“New” isn’t easy. “New” disrupts us and upends the comfortable and familiar. Instead of plunging ahead, our first instinct is to dawdle, actively or passively resist, and feel nostalgia for what is passing away. As the pandemic wore on, we no longer had the luxury to resist. The circumstances of our lives were changed. 

A global pandemic forced you and me out of our usual habits. Staying home, we accidentally nurtured God’s creation. Before the Great Pause, it was hard just to imagine a clear, pollution-free sky. We nurtured one another, we took time to check in on our friends and family, and showed love and concern for neighbors we may not have met or would not have reached out to otherwise. 

We were—and still are, despite the end being in sight—at a moment that calls to mind John’s vision of “a new heaven and a new earth” in Revelation and of God proclaiming, in Isaiah 43 “I am about to do a new thing; now it springs forth, do you not perceive it?”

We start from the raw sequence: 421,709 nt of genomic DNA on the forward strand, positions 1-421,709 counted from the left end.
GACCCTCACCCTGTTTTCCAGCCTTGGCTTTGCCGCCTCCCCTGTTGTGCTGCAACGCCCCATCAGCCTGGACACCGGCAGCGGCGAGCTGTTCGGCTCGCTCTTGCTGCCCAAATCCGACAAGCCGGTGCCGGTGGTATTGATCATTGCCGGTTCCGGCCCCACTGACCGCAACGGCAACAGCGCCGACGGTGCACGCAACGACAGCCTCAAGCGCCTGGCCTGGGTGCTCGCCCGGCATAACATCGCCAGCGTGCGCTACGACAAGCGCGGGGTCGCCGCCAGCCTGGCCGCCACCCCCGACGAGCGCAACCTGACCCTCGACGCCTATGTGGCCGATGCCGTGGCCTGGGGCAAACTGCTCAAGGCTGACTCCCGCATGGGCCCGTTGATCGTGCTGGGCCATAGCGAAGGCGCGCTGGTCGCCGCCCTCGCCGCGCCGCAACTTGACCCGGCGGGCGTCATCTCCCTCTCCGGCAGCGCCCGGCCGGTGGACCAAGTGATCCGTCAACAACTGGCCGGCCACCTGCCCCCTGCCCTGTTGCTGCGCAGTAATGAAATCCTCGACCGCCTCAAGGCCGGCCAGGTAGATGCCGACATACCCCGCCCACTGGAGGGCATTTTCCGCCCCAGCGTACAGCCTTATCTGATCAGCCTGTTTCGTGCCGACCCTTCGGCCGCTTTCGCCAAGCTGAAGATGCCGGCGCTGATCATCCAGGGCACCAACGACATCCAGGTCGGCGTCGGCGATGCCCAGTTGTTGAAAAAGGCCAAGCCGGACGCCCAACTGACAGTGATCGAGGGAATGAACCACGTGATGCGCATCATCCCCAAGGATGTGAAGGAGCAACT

If what social science says is true, these new habits of caring for creation, and caring for one another may be more likely to stick. As vaccines become more available, and we are free from the constraints of this virus, let us not fall back into the former things, let us go forward, embracing the new thing that God is doing. 

Prayer: God of all things, old and new, help us to perceive the new thing you are about to do. Give us strength and courage in these times of great upheaval, guide us toward the actions that help make the new things stick. New ways of being a part of your creation and your community. Let our patterns of living reflect the love you have for the world and for all of us. May these actions help us and our neighbors forget the former ways of racism, violence, hatred and division. Let us go forth in the new ways you make in the post-pandemic wilderness. All this we ask in the precious, holy name of Jesus. Amen.

Jenn Luong

Pastoral Intern

Blessing the Feet